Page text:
To identify transcriptional diversity in children with severe malaria from Malawi, we performed an unsupervised analysis on 58 expression profiles using Non-negative matrix factorization (NMF) as previously described [9], [12]. We identified two distinct groups (Figure 1 & and Figure S1), which we defined as Clusters A and B. Cluster A contained 24 samples with more diverse or “heterogeneous” expression profiles (mean correlation = 0.811±0.072) while the 34 sample profiles in Cluster B were more highly correlated or “homogeneous” (mean correlation = 0.907±0.035) (Figure 1). Differential expression analysis between these two clusters demonstrated 1060 genes induced in Cluster A relative to Cluster B with 61 highly induced genes; similarly, 1462 genes were induced in Cluster B relative to Cluster A with 35 highly induced (Table S1).

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Figure 1. Heatmap showing expression profiles after identification of two distinct physiological states, the “low parasitemia” Cluster A (orange) and the “high parasitemia” Cluster B (blue).

Samples were sorted by parasitemia within each class. Parasitemia is indicated at the top in log10 scale, ranging from low (white) to high (black). Genes are sorted by their degree of differential expression between clusters A and B.

http://dx.doi.org/10.1371/journal.pone.0040739.g001

Clinical Variable Association

To identify host factors linked with the two parasite states, we analyzed the associated clinical and laboratory variables. We identified three host parameters that were statistically associated with Cluster A compared to Cluster B (Table 2). Cluster A parasites were significantly associated with a lower median parasitemia (29070 parasites/uL [IQR: 11300–43100]) as compared to samples in Cluster B (331100 [114700–556900]; Wilcoxon rank sum test p-value = 5.36e–008; Table S2). We also noted that when the data was regressed to account for the differences in parasitemia levels, there was a 75% overlap in the identity of the clusters, supporting our finding of parasitemia as the driver of the two cluster model (Figure S2). Cluster A patients also had statistically higher bed net use and a lower hematocrit. There were non-statistically significant associations of a higher number of gametocytes, longer duration of coma, and lower hemoglobin.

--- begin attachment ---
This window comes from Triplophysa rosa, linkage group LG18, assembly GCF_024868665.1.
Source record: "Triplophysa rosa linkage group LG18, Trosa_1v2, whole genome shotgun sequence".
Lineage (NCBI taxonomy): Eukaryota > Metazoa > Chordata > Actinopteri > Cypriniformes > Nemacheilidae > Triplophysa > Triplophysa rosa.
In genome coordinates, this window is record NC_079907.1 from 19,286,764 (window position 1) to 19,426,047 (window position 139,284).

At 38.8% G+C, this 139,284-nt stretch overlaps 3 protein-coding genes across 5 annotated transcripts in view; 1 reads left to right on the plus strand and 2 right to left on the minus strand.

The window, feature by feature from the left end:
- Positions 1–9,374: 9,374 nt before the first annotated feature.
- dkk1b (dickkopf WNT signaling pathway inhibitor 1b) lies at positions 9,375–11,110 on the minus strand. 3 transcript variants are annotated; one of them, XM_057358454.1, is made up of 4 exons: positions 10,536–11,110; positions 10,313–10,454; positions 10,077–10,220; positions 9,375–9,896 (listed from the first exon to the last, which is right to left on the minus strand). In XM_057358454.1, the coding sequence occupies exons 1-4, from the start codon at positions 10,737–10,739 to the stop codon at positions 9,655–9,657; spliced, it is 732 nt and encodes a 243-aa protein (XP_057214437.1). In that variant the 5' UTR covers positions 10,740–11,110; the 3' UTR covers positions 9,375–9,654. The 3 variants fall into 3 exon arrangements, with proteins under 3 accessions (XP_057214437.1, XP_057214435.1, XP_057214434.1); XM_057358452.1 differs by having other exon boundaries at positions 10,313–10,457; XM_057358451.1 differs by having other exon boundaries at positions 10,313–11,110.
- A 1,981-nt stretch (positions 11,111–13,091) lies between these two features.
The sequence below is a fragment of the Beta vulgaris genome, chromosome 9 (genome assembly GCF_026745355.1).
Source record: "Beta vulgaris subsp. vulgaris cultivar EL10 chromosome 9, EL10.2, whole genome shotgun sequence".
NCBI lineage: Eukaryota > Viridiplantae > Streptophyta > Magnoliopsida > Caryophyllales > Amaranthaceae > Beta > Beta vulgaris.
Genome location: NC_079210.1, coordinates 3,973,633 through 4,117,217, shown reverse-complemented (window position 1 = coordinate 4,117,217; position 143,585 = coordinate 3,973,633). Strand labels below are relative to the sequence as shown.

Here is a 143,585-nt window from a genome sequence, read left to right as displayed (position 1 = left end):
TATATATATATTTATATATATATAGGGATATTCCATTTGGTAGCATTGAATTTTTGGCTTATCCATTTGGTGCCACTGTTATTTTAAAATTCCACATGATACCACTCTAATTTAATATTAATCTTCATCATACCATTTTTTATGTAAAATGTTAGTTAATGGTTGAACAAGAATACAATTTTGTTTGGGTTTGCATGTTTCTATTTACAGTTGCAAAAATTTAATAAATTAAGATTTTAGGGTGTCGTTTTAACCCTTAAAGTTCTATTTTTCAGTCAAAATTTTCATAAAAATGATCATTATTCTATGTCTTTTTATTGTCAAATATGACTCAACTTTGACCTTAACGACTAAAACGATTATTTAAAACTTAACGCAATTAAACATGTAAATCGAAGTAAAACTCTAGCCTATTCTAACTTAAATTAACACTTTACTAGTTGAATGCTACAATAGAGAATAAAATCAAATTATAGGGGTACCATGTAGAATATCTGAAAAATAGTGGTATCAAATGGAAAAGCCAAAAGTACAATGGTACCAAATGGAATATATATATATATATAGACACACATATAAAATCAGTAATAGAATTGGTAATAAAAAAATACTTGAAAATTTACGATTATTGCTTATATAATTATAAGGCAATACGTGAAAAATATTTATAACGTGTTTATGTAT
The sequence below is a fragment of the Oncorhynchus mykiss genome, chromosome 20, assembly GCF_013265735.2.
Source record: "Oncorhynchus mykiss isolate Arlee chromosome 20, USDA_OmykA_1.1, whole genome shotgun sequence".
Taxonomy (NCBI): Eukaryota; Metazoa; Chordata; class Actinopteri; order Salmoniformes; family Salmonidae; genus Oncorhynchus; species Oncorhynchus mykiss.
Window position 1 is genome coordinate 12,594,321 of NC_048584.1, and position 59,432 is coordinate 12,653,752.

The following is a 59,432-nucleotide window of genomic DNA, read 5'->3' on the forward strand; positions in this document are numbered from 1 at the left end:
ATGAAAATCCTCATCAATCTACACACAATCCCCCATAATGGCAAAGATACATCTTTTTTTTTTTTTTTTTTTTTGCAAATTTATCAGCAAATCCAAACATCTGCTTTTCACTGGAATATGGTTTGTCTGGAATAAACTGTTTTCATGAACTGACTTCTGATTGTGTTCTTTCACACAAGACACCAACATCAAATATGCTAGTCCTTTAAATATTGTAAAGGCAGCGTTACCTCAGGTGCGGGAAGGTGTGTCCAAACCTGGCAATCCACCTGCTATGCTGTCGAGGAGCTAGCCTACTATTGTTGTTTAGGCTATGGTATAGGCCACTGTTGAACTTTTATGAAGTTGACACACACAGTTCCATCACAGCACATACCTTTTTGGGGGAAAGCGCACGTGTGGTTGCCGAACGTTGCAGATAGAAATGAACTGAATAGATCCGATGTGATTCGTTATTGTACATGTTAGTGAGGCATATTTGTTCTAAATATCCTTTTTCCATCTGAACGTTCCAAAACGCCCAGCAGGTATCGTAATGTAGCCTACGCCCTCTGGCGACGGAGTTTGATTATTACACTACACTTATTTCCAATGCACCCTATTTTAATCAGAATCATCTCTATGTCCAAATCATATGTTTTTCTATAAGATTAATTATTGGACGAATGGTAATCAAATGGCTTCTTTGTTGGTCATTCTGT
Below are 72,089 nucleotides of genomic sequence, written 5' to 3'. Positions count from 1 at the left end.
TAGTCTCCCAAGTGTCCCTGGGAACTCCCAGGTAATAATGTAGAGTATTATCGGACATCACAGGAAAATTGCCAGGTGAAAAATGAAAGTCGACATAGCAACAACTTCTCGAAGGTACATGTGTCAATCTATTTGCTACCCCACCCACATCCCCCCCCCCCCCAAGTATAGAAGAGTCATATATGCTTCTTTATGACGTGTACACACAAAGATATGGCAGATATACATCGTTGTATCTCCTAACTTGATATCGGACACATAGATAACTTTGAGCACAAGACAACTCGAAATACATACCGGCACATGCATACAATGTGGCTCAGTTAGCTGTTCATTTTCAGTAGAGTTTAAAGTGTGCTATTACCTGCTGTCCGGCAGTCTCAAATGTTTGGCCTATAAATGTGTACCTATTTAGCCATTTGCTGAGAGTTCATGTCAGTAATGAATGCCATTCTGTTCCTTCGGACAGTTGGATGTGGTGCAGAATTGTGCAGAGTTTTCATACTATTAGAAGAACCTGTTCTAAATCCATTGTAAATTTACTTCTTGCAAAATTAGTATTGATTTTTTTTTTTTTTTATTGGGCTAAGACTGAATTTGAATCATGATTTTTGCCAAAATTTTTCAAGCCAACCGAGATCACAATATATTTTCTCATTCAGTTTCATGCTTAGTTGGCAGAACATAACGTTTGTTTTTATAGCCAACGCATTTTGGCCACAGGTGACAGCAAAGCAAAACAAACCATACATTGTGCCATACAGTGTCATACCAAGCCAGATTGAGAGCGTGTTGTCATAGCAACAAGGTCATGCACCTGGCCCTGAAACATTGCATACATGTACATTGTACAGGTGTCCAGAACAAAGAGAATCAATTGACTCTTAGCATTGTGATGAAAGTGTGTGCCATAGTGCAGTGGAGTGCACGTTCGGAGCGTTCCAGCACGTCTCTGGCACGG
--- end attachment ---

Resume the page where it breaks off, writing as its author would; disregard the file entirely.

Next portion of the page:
Correlations with Life Cycle Stages

To understand the relationship between our Malawi ex vivo samples and the in vitro Plasmodium falciparum life cycle stages, we studied the correlations between the 58 Malawi samples and three previously published life cycle data sets (Figure S3) [6], [7], [8], [13], [14]. We found that all of the Malawi samples showed strong correlation to the in vitro early ring stage (Spearman rank correlation of 0.68±0.06). Additionally, four transcriptomes in Cluster A demonstrated some correlation to the gametocyte stage (Spearman rank correlation of 0.41±0.05 versus 0.27±0.11 across all time points, Wilcoxon rank sum test p-value = 0.00097 at last time point). This may represent rings committed to a gametocyte program, dysynchronous cycles, or possibly contamination of the published datasets with late stage trophozoites.

Parasitemia Driven Underlying Physiology

To investigate the relation between our 58 samples derived from the severe disease cohort in Malawi and our previous 43 samples from the mild disease cohort in Senegal, we compared these samples’ ex vivo expression profiles (Figure S4). The Senegal analysis identified three predominant parasite transcriptional clusters, each associated with a yeast phenotype: C1 ‘starvation’, C2 ‘fermentation’, and C3 ‘stress response’. To compare these profiles we used our previously described metagene projection (Figure 2a). Briefly this method allows the comparison of transcription profiles in independent experiments or across species by projection into a much lower dimensional space that captures the most distinguishing features or variability in expression (see Methods) [9], [12]. Projection of the 3 Senegal Clusters C1 (Figure 2b), C2 (Figure 2c), and C3 (Figure 2d), revealed that these samples predominantly mapped to the low parasitemia Cluster A space. This is consistent with the fact that the Senegal samples are characterized by low parasitemia [5.5%±6.2%]. Specifically, we observed that samples from Senegal Cluster C1, Cluster C2 and Cluster C3 only map to Malawi Cluster A, while some of Senegal Cluster 2 (fermentation) samples also project to a transition region between Clusters A and B. The uncovered Malawi samples from Cluster B, associated with high parasitemia, may reflect a novel biological state.